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Naming the thing & Task Model

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  • Martha Lindeman
    Hi All, I had gone back to lurking, but these two posts brought me out again. Martha Lindeman, Ph.D. President, Agile Interactions, Inc., Columbus, Ohio, USA
    Message 1 of 1 , Feb 26, 2005
      Hi All,

      I had gone back to lurking, but these two posts brought me out again.

      Martha Lindeman, Ph.D.
      President, Agile Interactions, Inc., Columbus, Ohio, USA

      >Message: 8
      > Date: Fri, 25 Feb 2005 11:19:46 -0500
      > From: "Larry Constantine" <lconstantine@...>
      >Subject: RE: Naming the thing (was "user centered design overlaps with traditional analysis?)
      >I am increasingly convinced that mainstream user-centered design has drifted
      >off target, although I get brickbats every time I dare to suggest this in
      >public. I did stick my neck out recently in the Cutter IT Journal in a
      >provocative article called "Beyond User-Centered Design"
      >--Larry Constantine, IDSA
      > Chief Scientist | Constantine & Lockwood Ltd | www.foruse.com
      Thanks for speaking out! I thought the same thing years ago when I read
      an article in one of the first few issues of /Interactions/, which is
      why I started a separate path by creating the GAINS^sm design process. I
      prefer to not be the target of those throwing "brickbats," so I have
      been choosing to quietly go my own way.

      For anyone who is interested, I did a talk at the XPColumbus (as in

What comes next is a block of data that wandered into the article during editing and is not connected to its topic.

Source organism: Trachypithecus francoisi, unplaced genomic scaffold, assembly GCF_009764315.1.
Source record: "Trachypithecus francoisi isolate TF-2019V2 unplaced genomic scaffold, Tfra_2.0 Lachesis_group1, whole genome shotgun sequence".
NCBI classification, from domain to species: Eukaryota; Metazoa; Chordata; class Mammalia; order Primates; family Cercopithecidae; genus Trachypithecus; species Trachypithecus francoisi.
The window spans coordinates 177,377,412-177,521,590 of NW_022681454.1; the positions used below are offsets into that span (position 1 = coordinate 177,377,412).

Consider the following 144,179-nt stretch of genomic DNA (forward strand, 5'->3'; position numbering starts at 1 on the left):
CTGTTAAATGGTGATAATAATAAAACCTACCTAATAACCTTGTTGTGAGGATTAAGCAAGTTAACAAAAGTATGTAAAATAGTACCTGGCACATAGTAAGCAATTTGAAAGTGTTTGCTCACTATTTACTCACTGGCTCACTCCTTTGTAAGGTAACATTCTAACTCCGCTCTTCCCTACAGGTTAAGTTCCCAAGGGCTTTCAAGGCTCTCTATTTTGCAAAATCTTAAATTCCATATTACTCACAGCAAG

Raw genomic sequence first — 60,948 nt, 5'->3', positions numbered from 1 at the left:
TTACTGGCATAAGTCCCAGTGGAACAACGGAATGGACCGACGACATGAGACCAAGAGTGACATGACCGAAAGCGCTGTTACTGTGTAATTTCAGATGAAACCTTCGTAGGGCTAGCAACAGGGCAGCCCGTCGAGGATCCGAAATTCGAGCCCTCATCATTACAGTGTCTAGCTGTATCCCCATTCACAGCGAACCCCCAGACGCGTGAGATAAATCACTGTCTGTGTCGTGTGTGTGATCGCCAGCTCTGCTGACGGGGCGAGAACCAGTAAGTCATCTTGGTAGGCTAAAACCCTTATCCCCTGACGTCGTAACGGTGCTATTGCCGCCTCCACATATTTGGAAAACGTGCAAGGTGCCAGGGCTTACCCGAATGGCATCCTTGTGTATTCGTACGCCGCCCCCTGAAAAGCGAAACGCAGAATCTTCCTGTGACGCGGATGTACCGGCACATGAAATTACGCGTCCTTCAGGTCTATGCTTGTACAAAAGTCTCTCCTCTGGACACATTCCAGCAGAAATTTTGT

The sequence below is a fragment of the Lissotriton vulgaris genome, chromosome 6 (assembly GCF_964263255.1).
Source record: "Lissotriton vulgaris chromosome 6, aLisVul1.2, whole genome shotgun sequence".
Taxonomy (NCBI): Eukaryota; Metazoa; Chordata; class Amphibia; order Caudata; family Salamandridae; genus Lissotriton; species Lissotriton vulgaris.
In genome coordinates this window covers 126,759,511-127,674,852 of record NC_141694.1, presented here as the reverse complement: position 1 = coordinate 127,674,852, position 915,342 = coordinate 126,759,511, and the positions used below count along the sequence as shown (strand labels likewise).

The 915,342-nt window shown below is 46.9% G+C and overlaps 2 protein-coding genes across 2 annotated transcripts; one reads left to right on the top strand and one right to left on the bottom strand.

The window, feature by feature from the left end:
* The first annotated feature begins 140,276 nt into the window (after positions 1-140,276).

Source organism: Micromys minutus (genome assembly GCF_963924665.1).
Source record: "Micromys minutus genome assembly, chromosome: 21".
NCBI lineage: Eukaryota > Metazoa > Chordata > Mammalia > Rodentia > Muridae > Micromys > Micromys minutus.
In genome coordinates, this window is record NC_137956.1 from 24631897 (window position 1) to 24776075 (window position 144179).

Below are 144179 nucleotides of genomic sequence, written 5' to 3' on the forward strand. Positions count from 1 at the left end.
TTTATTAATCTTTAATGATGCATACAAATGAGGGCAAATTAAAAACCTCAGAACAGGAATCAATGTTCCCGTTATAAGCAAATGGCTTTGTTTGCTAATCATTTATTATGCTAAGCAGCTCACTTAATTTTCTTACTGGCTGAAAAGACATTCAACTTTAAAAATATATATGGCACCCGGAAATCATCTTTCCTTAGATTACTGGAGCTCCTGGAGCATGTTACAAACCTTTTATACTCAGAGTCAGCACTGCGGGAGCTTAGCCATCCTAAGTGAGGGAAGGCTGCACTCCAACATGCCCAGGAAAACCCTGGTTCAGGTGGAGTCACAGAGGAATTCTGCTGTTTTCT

eXtreme Programming) group this week, and they asked to post both my
      talk and the architectural design document I just finished for the
      OpenOffice bibliographic project. They do not have a direct link -- the
      documents are under "Meetings" and then "February 23, 2005" at
      http://www.cardinalsolutions.com/XP/. For those of you on this list who
      suggested that I write a book on UI design, these two documents are the
      beginning. One reason I volunteered as the GUI architect on OOoBib was
      to create a set of real-project examples that could be published (i.e.,
      not covered by non-disclosure agreements). Thanks much for encouraging me!

      >Message: 1
      > Date: Thu, 24 Feb 2005 15:14:18 -0500
      > From: "Larry Constantine" <lconstantine@...>
      >Subject: RE: Re: Re: Task model => User Interface ... Through task (esential use) cases?
      >Of course, there is no simple algorithmic test, but here is how I view it.
      >An essential use case is "ready" when four things are true.
      >(1) It is expressed at an approprate level of abstraction. It is abstract
      >and generalized but still specific to the particular task case and the
      >application being designed. In other words, it is not "unsuitably vague."
      >("Expressing needs" as a user intention is unsuitably vague; "specifying
      >kinds of entertainment is of interest" is not.)
      >(2) It is technology- and implementation-independent. It has been purged of
      >all technological or implementation terms and of all references, explicit or
      >implicit, to specific solutions. This includes hidden assumptions in such
      >technology-oriented words as "list" (implies a list of items). Seemingly
      >innocent common words like "search" often carry implied baggage. (A user may
      >intend to "find" or "get" or "identify" something, but "search" is a
      >specific technology solution, not a user intention. The moment you use the
      >word, it becomes all but impossible not to visualize a search box with a
      >"go" button.)
      "Search" is a user intention in the context of the three levels of
      specificity for 'finding' or 'getting' something. From specific to
      general, a user may intend to "obtain" a specific item, "search" for a
      limited set of items within the available set, or "browse" the entire
      available set. Differentiating among these three types of user
      intentions has been very useful since the 1980's when I started
      designing user interactions.
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